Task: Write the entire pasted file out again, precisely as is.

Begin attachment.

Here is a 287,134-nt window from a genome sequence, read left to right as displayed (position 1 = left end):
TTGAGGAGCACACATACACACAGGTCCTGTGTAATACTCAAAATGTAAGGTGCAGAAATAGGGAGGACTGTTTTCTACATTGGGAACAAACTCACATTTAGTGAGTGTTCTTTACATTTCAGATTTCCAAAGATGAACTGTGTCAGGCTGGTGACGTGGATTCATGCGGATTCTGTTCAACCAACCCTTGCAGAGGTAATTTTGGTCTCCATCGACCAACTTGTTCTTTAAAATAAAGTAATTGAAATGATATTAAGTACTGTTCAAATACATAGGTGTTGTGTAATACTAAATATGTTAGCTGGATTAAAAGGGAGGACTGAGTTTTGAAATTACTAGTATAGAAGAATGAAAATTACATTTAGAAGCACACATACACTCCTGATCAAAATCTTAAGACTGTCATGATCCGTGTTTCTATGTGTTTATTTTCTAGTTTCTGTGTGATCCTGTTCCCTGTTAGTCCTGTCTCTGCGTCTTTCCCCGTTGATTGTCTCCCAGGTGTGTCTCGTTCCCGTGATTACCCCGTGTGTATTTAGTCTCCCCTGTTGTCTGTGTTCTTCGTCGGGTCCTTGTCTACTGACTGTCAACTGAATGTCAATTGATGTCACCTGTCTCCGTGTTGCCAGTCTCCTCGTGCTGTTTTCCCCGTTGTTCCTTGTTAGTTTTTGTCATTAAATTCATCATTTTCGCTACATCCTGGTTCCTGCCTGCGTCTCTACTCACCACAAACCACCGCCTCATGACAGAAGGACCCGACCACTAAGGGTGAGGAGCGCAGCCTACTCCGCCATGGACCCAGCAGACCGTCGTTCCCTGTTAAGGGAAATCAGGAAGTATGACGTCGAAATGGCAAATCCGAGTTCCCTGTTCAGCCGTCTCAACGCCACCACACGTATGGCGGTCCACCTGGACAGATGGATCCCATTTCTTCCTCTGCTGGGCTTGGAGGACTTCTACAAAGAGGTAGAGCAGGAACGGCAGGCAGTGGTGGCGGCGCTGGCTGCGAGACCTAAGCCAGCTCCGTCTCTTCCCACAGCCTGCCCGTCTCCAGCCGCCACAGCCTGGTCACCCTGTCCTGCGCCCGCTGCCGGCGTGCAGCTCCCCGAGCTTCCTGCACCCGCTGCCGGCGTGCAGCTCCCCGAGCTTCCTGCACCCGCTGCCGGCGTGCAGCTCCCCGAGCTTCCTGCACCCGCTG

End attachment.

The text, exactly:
Here is a 287,134-nt window from a genome sequence, read left to right as displayed (position 1 = left end):
TTGAGGAGCACACATACACACAGGTCCTGTGTAATACTCAAAATGTAAGGTGCAGAAATAGGGAGGACTGTTTTCTACATTGGGAACAAACTCACATTTAGTGAGTGTTCTTTACATTTCAGATTTCCAAAGATGAACTGTGTCAGGCTGGTGACGTGGATTCATGCGGATTCTGTTCAACCAACCCTTGCAGAGGTAATTTTGGTCTCCATCGACCAACTTGTTCTTTAAAATAAAGTAATTGAAATGATATTAAGTACTGTTCAAATACATAGGTGTTGTGTAATACTAAATATGTTAGCTGGATTAAAAGGGAGGACTGAGTTTTGAAATTACTAGTATAGAAGAATGAAAATTACATTTAGAAGCACACATACACTCCTGATCAAAATCTTAAGACTGTCATGATCCGTGTTTCTATGTGTTTATTTTCTAGTTTCTGTGTGATCCTGTTCCCTGTTAGTCCTGTCTCTGCGTCTTTCCCCGTTGATTGTCTCCCAGGTGTGTCTCGTTCCCGTGATTACCCCGTGTGTATTTAGTCTCCCCTGTTGTCTGTGTTCTTCGTCGGGTCCTTGTCTACTGACTGTCAACTGAATGTCAATTGATGTCACCTGTCTCCGTGTTGCCAGTCTCCTCGTGCTGTTTTCCCCGTTGTTCCTTGTTAGTTTTTGTCATTAAATTCATCATTTTCGCTACATCCTGGTTCCTGCCTGCGTCTCTACTCACCACAAACCACCGCCTCATGACAGAAGGACCCGACCACTAAGGGTGAGGAGCGCAGCCTACTCCGCCATGGACCCAGCAGACCGTCGTTCCCTGTTAAGGGAAATCAGGAAGTATGACGTCGAAATGGCAAATCCGAGTTCCCTGTTCAGCCGTCTCAACGCCACCACACGTATGGCGGTCCACCTGGACAGATGGATCCCATTTCTTCCTCTGCTGGGCTTGGAGGACTTCTACAAAGAGGTAGAGCAGGAACGGCAGGCAGTGGTGGCGGCGCTGGCTGCGAGACCTAAGCCAGCTCCGTCTCTTCCCACAGCCTGCCCGTCTCCAGCCGCCACAGCCTGGTCACCCTGTCCTGCGCCCGCTGCCGGCGTGCAGCTCCCCGAGCTTCCTGCACCCGCTGCCGGCGTGCAGCTCCCCGAGCTTCCTGCACCCGCTGCCGGCGTGCAGCTCCCCGAGCTTCCTGCACCCGCTG